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been very much taken up of late, by our Family being at Home: but that Excuse lay no Stress upon; for I shall never let any, either Business or Pleasure hurry you from my Thoughts. Ill Health can be my only just Apology; and though I cannot say I have been fick, I can assure you, I have not been well for fome Time past. Put my Condition in the best Light, I am very much in the Vapours, and so much, as that you or Mr. GRAVES alone can cure me : a Letter from you will
go a great deal towards it; though I long for one, I can hardly go on with this Letter, which is the Means to procure it ; like one sinking into a fainting Fit, who can't collect Strength of Mind or Body, to reach so much as the Hartshorn to his Nose, which stands at his Elbow. I shall be at Oxford in a short Time, and spend as many Days there as I can pass agreeably, and then take my Leave of it. If the Town be healthy, I shall go to London the Beginning of the Winter, and stay there just as long as it smiles on me. But all Things seem to frown in the Absence of my Friends, and I wish I don't think the Smiles of the Town impertinent without them.
I wish I wish I could be sometimes pleased with less than you, without I could have you always. Pray write foon, and raise my Spirits, for I really am forced now to conclude for Want of them,
yours, &c. &c.
Service to Mr. DarmaI fincerely hope he is well,
LET TER XIII.
Mr. WHISTLER to W. SHENSTONE, Esq.
one, you advised me to read. History : accordingly, as I am always proud to follow your Advice, I pitched upon Burger's History
of his own Times. I was over Head and Ears engaged in the Disputes between Cavaliers, Protesters, Resolutioners, and God knows who, when I received your last. Though Burner values himself particularly on private Intelligence, I had a greater Curiosity, and entertained far greater Hopes of Pleasure, in breaking open your Letter; nor was I at all deceived: I think you wrote, if possible, more agreeably than usual ; it raised my Spirits, and at the same Time did more than all King CHARLES's Statesmen could do: set up an abfolute Monarchy in my Breast in a Moment, and made you Sovereign there.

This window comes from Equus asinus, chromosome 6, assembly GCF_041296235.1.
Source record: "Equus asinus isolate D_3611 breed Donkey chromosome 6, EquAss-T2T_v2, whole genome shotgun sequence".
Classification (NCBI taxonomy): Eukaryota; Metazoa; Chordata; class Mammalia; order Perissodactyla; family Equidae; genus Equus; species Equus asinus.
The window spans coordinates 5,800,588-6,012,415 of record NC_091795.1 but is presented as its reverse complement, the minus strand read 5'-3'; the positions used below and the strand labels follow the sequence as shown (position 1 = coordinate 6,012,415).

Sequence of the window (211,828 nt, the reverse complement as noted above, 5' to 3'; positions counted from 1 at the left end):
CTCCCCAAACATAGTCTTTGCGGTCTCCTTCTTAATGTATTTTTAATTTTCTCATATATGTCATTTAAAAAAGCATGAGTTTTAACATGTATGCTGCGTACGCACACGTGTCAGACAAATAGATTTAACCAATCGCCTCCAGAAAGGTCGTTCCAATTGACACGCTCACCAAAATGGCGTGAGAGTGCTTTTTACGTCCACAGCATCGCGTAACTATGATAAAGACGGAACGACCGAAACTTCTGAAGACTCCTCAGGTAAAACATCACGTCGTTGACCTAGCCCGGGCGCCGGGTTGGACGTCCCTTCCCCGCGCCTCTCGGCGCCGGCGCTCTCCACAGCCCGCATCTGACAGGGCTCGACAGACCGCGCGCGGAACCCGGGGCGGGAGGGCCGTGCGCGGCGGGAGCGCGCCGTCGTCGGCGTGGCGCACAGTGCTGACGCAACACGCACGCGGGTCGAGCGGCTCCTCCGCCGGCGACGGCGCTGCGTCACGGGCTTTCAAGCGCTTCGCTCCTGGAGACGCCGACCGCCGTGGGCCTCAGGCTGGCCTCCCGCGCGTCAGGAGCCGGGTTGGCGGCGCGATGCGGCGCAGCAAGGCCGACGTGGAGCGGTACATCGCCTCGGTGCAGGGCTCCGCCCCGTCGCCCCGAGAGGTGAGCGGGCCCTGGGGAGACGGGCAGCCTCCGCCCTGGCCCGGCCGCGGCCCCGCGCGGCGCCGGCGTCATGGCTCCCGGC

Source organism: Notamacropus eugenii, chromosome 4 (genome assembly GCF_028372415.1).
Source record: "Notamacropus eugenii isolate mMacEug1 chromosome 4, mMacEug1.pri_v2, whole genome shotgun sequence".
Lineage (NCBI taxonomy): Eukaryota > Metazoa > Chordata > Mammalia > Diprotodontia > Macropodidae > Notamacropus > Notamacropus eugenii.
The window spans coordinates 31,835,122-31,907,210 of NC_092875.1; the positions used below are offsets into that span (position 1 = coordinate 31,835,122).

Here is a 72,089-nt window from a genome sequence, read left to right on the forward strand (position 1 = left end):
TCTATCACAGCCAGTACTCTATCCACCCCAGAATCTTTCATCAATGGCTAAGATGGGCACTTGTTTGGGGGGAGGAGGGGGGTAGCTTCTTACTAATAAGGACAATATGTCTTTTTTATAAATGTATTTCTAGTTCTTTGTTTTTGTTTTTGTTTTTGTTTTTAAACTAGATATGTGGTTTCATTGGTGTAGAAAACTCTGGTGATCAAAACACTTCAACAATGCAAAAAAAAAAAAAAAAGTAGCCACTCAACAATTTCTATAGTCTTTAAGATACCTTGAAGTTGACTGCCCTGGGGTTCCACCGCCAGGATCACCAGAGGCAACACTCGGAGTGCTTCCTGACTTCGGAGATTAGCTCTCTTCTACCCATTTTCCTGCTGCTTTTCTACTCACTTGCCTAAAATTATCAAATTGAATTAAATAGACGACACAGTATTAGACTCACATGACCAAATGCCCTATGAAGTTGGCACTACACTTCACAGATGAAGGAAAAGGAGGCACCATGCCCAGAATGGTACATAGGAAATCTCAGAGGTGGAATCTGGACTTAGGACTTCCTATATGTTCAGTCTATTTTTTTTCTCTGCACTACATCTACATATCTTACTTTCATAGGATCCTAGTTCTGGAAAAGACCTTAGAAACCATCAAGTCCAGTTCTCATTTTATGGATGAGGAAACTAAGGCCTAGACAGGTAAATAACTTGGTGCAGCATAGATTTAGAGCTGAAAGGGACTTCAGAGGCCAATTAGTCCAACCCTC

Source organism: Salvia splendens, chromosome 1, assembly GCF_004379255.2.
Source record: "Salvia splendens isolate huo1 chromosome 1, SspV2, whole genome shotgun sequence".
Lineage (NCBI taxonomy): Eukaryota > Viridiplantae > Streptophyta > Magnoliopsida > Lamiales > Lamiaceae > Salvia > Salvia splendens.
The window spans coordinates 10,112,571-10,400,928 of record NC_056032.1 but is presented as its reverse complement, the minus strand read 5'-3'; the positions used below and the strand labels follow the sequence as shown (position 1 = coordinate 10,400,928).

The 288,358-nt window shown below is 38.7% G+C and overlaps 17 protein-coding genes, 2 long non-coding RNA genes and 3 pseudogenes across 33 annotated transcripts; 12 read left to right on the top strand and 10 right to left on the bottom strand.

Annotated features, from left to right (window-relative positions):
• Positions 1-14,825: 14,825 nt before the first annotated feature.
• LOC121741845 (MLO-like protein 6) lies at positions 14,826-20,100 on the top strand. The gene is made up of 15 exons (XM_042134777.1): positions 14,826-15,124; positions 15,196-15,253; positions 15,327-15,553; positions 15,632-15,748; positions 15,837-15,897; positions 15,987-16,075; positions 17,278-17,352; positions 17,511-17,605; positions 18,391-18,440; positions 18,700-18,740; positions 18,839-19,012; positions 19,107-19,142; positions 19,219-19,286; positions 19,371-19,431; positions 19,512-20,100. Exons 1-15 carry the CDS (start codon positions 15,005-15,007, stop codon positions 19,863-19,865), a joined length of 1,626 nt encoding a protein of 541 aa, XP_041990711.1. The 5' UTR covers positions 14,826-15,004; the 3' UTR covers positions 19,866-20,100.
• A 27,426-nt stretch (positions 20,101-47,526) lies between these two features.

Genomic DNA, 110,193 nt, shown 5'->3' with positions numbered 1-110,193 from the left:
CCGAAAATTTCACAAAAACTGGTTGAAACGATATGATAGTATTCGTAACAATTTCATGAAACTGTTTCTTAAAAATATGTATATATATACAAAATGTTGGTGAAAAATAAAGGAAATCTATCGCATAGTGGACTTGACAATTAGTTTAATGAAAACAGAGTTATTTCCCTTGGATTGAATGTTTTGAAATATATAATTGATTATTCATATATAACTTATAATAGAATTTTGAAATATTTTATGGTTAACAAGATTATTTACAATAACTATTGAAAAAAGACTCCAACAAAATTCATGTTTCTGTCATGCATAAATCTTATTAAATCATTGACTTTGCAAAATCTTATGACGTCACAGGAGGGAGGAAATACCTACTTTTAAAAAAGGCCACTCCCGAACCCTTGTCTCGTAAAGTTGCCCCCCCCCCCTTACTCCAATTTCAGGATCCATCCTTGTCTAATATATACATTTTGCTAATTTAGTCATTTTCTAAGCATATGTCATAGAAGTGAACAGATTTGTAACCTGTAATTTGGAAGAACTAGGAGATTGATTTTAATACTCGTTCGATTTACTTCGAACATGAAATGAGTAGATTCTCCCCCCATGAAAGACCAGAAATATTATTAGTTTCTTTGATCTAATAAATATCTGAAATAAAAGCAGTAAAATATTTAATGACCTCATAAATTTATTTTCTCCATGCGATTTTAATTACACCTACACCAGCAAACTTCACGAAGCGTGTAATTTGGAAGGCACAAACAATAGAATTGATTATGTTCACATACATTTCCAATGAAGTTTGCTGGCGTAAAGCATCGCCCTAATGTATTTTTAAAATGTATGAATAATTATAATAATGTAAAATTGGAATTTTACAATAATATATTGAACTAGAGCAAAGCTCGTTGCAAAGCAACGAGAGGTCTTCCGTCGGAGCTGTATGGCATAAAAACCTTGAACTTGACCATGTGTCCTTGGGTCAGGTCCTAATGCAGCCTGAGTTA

Mr. Powys had a Child christened yesterday; it was attended to Church by half a Dozen Coaches. The great Mr. Pointz was one of the Godfathers, and Mrs. TOWNSHEND, now an Inhabitant of your Parts, the Godmother, by Proxy. Mrs. Powys went out on Pleasure to the last, and if her Horses had not been good, and her Coachman dexterous to ply them with the Whip, she had been brought to Bed in her Coach, as once before the had like to have been at the Play-House,
Alas ! for our poor Friend COB!
Who shall now fit with Countenance serene,
As to what you mentioned about your Poem ; you can't think me such a Barbarian, as that I should expect you should follow my Advice in every Particular; I rather think you did me an Honour in doing it at all. I know the great Critics have been long endeavouring to be absolute; but I think it very unreasonable even in them—and I believe you, as well as myself, have too much Spirit to submit to it. If I can any. Ways assist you, by any little Observations, you shall have my Thoughts, and make use of them at your Pleasure, for I am very fond of that Rule, of doing as one would be done by.-- Little Miss L- out-does Tom TINSELL'S Widow,
If the Town is not vastly unhealthy indeed, (for I must not regard little Discouragements,
as my Affairs are at present) I shall spend moft Part of the next Winter at London. You are very friendly, to propose to me the most agreeable Scheme in the World: but I can't poffibly see the Leafowes this Summer. I believe it is you, not Mrs. ARNOLD, who have all the Wit of your Country; and if all Things naturally attract there alike, in that Refpect you will prove a very dangerous Neighbour. I long to see you as much as you can do to see me : but all I can do now, is to tell you so, and that I am, by Honour, Friendship, and every other Obligation,